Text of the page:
filesystem volume UUID, as represented by diskutil info, or a GPT
            partition UUID. The default is generated programmatically based on
            which filesystem the booter itself was loaded from.

     Since the com.apple.Boot.plist file exists on the root filesystem, it is
     tied to that  OS volume, and is no longer honored if Startup Disk or
     bless(8) is used to change the boot preference to another volume.

     The Kernel Flags options can also be specified via --optionto bless(8),
     which encodes the string in the EFI boot options along with the OS boot
     volume preference. The space-separated strings are merged with kernel
     flags specified in the com.apple.Boot.plist and NVRAM.

     At boot time, the booter checks to see if certain keys are being pressed,
     and alters behavior accordingly. This is in addition to similar function-
     ality that the firmware itself may implement before starting the booter.
     Since pressing keys requires physical interaction, they take precendence
     over preferences set through other means, including the
     com.apple.Boot.plist file and NVRAM. The following key combinations are
     currently supported:

     Shift  Boot in Safe Mode. Effectively the same as passing "-x" in Kernel
            Flags, and causes most caches to be ignored by the booter.

     Command-S
            Boot in Single User Mode. Effectively the same as passing "-s" in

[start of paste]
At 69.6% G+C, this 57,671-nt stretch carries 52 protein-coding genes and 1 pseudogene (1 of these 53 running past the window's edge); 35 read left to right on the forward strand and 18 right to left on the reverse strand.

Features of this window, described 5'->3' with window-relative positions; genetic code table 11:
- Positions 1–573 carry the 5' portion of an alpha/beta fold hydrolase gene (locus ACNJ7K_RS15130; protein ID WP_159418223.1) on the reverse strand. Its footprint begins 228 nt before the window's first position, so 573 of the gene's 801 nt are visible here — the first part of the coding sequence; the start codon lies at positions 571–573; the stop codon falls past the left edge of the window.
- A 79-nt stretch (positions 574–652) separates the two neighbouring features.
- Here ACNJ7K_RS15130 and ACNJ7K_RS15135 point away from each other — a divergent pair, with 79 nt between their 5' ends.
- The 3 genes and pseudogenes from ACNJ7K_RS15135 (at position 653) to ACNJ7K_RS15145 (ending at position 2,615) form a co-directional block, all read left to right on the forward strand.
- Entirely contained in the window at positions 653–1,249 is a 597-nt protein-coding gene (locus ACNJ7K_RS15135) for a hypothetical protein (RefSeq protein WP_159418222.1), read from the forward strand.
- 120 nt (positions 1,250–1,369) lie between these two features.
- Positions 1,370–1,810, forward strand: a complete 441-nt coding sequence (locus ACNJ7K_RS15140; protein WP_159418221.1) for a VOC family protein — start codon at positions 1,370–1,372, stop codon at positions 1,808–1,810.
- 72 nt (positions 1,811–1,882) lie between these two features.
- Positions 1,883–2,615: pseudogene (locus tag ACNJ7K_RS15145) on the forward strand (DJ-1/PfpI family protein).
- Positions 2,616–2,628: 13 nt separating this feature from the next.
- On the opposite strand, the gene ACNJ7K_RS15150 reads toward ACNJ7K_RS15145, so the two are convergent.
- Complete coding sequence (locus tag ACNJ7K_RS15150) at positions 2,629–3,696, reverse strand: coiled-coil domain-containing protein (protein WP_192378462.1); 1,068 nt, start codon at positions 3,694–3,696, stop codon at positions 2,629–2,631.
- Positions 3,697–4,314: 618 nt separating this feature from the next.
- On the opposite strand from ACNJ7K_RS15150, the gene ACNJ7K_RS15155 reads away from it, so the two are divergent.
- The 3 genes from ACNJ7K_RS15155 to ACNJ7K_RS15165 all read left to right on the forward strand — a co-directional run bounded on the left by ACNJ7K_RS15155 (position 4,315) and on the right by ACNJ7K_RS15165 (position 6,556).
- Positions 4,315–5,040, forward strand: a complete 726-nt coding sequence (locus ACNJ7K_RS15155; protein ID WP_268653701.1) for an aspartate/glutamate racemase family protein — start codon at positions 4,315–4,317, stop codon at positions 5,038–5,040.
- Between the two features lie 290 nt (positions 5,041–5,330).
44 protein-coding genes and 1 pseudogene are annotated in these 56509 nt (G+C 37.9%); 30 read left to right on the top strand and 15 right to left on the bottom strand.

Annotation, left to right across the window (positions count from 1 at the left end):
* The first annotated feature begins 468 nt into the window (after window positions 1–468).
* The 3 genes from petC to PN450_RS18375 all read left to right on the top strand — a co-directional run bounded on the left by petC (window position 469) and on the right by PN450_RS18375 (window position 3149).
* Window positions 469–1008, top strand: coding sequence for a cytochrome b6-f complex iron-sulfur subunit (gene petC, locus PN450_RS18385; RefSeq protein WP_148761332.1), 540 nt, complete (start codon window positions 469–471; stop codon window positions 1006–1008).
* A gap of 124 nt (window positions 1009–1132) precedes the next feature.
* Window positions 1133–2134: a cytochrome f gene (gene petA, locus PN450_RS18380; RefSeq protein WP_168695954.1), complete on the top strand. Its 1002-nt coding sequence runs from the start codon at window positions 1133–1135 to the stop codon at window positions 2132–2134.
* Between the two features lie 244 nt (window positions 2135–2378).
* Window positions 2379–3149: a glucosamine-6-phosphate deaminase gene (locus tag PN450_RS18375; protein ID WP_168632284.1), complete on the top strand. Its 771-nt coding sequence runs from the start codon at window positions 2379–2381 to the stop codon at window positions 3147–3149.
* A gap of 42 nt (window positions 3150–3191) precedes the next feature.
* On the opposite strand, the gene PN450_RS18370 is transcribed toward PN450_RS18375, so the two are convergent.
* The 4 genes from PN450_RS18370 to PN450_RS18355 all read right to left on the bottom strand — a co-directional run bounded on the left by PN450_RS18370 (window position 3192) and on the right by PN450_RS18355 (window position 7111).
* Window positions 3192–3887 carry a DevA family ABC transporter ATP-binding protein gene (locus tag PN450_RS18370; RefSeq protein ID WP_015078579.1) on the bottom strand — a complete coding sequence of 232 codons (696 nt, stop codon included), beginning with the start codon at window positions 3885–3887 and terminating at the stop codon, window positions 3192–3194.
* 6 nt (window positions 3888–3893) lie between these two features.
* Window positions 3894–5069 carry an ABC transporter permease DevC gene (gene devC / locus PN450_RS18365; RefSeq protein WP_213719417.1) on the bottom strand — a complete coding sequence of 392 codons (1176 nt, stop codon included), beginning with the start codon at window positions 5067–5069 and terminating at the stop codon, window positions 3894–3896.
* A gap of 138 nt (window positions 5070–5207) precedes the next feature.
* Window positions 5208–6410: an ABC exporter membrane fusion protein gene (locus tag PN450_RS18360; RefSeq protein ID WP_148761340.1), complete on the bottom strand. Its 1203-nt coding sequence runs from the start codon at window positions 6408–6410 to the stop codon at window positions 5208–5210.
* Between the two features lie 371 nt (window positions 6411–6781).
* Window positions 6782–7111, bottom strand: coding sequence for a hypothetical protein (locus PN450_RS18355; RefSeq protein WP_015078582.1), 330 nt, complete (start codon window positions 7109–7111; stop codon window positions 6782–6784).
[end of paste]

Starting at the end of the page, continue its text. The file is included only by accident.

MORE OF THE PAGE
Kernel Flags, and causes the system to boot to an interactive
            shell with no system services started.

     Command-V
            Boot in Verbose Mode. Effectively the same as passing "-v" in
            Kernel Flags, and causes the system to boot to verbose text log-
            ging before starting the graphical user interface.

     Command-R
            Boot in Recovery Mode.  This causes the system to boot into spe-
            cial Recovery System image, which can be used used to restore the
            system from Time Machine Backup, re-install Mac OS X, or use Disk
            Utility to repair or erase disks.

     3 2    Boot with the 32-bit kernel. Effectively the same as passing
            "arch=i386" in Kernel Flags, and causes the system to prefer the
            32-bit kernel on systems that would otherwise boot the 64-bit ker-
            nel.

     6 4    Boot with the 64-bit kernel (if supported on this system). Effec-
            tively the same as passing "arch=x86_64" in Kernel Flags, and
            causes the system to prefer the 64-bit kernel on systems that
            would otherwise boot the 32-bit kernel. If the 64-bit kernel is
            not supported, the option is ignored.


ENVIRONMENT

     The Mac OS X booter can also be controlled by NVRAM variables, which are
     analogous to environment variables. NVRAM variables are key-value pairs.
     The "boot-args" NVRAM variable can be used to provide additional argu-
     ments to the kernel, and will be merged with Kernel Flags in the
     com.apple.Boot.plist file and EFI boot options set with bless(8).

     Since NVRAM variables are system-wide, they are consulted regardless of
     what OS volume is set as the boot preference. NVRAM variables are persis-
     tent even when the boot preference is changed by Startup Disk or
     bless(8).


FILES

     /Library/Preferences/SystemConfiguration/com.apple.Boot.plist
             Location of the com.apple.Boot.plist file.


SEE ALSO

     nvram(8), bless(8), kextcache(8)

Darwin                          March 17, 2011                          Darwin

Mac OS X 10.7 - Generated Sat Aug 20 16:25:30 CDT 2011